Be sure not to hang up and disconnect from the customer service agent until you have received the confirmation. Once you receive your confirmation double check that all of the information is correct including the spelling of your name, date of birth, and passport or identification number.

Done? OK, now you can hang up.

At the airport

No, you can’t show up on the day you want to fly out and purchase a ticket. But if you live near an airport, you can cut some of the fees associated with booking through other avenues. You need to head to the departures side of the airport (not arrivals). Go to the window of the airline you wish to purchase a ticket and an agent will walk you through the process.

Choosing your seats

In terms of choosing where you sit on the plane, first, know the tiers. You have economy class, business class, and first-class.

Classes

On most airlines, there is more than one tier of economy class; generally you’ll see “basic” and “premium” economy options. The difference is usually the seat’s width and legroom, although it depends on the airline. It could also mean that your carry-on is not included in the fare price and you must pay for that as well.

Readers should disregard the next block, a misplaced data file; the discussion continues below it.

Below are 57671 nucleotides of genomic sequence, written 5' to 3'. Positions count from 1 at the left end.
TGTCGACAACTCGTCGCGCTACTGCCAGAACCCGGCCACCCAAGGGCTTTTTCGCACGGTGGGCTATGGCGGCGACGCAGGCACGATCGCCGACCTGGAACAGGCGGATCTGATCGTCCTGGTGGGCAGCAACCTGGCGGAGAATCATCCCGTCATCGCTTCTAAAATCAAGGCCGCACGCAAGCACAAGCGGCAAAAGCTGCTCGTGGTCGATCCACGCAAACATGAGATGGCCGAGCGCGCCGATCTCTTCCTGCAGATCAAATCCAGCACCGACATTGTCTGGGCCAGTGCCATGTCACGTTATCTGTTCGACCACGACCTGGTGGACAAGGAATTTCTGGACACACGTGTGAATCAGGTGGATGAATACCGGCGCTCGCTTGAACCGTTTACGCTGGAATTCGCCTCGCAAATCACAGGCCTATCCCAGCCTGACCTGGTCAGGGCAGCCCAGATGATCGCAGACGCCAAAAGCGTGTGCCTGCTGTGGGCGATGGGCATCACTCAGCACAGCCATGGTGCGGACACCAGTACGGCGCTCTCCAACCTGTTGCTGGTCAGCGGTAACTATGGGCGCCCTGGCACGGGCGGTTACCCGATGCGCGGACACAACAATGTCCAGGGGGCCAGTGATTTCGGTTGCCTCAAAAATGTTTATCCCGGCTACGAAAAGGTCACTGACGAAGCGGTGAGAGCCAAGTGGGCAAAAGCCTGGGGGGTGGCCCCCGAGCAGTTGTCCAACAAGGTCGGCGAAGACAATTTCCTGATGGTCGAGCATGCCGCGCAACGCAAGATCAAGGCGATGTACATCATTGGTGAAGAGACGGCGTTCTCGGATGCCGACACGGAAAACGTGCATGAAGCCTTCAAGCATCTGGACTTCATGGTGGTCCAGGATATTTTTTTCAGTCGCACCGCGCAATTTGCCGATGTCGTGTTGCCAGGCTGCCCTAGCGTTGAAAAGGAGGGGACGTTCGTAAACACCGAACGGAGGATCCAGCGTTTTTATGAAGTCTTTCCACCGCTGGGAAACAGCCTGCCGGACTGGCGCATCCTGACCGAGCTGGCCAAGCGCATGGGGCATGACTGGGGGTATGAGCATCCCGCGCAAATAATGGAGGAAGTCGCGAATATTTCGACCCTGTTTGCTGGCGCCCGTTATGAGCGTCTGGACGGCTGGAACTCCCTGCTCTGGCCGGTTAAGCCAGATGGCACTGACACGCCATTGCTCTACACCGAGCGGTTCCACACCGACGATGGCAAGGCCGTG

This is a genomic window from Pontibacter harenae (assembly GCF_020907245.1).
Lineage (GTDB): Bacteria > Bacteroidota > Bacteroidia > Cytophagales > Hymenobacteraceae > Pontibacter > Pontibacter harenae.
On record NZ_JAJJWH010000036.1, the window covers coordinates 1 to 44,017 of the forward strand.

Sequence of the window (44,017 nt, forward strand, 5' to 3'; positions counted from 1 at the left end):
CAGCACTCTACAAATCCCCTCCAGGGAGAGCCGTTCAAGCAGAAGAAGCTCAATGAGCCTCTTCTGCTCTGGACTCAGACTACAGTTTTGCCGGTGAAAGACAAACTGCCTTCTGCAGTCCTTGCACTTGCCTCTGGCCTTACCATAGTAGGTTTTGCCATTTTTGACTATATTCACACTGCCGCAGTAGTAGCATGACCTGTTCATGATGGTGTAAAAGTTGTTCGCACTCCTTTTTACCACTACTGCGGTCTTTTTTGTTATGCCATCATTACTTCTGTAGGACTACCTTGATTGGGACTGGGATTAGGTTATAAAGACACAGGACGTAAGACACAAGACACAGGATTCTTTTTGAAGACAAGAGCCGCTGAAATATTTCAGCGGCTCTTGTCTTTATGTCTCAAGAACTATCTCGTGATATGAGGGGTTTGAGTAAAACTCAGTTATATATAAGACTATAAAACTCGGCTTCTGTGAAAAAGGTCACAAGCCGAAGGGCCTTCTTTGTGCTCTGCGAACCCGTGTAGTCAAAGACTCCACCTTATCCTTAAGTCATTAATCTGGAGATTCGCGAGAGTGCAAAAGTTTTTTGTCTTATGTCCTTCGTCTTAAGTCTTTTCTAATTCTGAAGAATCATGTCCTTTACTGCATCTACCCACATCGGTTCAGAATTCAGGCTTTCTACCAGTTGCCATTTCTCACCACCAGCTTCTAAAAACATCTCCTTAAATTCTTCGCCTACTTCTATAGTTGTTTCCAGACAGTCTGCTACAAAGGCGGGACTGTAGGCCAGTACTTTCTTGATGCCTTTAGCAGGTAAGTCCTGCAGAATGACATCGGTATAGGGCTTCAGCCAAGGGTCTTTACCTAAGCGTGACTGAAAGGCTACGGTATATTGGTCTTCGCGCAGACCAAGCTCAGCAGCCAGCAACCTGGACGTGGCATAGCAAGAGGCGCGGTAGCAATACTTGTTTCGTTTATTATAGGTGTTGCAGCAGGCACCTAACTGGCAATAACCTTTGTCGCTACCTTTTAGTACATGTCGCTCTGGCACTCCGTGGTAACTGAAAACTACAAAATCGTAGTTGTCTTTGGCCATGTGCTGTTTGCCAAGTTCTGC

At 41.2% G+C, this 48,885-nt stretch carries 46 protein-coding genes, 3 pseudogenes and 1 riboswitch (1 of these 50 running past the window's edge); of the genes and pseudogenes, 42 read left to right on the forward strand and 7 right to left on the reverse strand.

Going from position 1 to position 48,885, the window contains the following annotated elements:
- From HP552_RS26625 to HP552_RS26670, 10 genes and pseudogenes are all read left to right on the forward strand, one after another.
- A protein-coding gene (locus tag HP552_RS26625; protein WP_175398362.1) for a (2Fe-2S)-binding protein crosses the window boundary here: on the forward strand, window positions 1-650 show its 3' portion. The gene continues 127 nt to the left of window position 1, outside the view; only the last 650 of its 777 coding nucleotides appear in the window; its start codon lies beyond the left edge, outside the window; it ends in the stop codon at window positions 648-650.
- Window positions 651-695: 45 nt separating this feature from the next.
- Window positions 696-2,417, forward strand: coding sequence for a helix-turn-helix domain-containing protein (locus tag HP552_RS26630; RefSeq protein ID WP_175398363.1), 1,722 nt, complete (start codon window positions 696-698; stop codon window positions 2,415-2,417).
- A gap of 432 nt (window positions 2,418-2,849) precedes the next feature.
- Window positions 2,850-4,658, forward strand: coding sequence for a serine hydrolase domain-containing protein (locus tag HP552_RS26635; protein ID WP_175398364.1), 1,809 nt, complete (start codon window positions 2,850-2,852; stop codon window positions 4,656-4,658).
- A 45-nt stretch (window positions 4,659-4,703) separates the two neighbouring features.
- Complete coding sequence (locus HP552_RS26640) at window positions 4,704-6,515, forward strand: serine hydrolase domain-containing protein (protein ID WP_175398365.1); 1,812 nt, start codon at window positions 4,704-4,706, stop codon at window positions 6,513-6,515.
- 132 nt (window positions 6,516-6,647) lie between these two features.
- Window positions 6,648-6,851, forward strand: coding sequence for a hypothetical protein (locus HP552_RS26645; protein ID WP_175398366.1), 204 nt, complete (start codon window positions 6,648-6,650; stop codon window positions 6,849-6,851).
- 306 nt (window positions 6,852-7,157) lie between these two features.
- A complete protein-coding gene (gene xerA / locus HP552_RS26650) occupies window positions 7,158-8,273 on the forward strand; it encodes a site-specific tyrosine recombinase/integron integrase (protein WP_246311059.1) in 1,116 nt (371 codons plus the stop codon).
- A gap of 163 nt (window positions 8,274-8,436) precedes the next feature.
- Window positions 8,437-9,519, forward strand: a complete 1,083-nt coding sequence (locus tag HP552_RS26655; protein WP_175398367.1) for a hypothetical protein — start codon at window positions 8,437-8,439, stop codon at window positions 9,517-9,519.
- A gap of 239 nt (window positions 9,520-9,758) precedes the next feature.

With budget airlines, choosing a seat may not automatically be included in the basic price option of the ticket. When looking at the seat chart for the aeroplane, you will notice a price on the seat selection—this will be added to your total. Some other airlines may also charge more for more legroom, and you’ll see those prices in their seat charts.

Image: Spirit Airlines

Business class costs more but offers more legroom. This class also offers better food and beverage choices that are included in your flight price and, depending on the length of the flight, more in-flight entertainment selections.

The perks for first class passengers also depend on the airline. Typically you’ll get first-class lounge access, power outlets, full food/beverage menus, a separate flight attendant crew for service and way more seat room. You may also get anything from an amenity kit and a fully reclining seat to a private suite and a private bathroom with a shower. You’ll usually find the extravagant amenities on international flights.

Where to sit on the plane

An aeroplane will always start with first class at the front of the plane, business directly after and economy behind those two. Let’s discuss economy, since most of us will be there.

First consideration: do you choose a window, middle or aisle seat?

Window seats are best if you enjoy watching the scenery or get motion sick and need a glimpse of the horizon. It is also best if you want to sleep because you have somewhere to rest your head and won’t be disturbed by your fellow row-mates stepping over you to get to the bathroom. It’s also a great option for children—they won’t be able to roam the aisles as easily.

The aisle seat is best if you’re someone who likes to get up and stretch. It’s also more convenient when you need to go to the bathroom because you don’t have to squeeze past other people in the process or wake anyone up.

Then there’s that blasted middle seat. I don’t personally know anyone who likes a middle seat. However, if you’re travelling with others, it’s a good way to keep you all together. I sometimes put my son in the middle seat when I’m travelling with my family.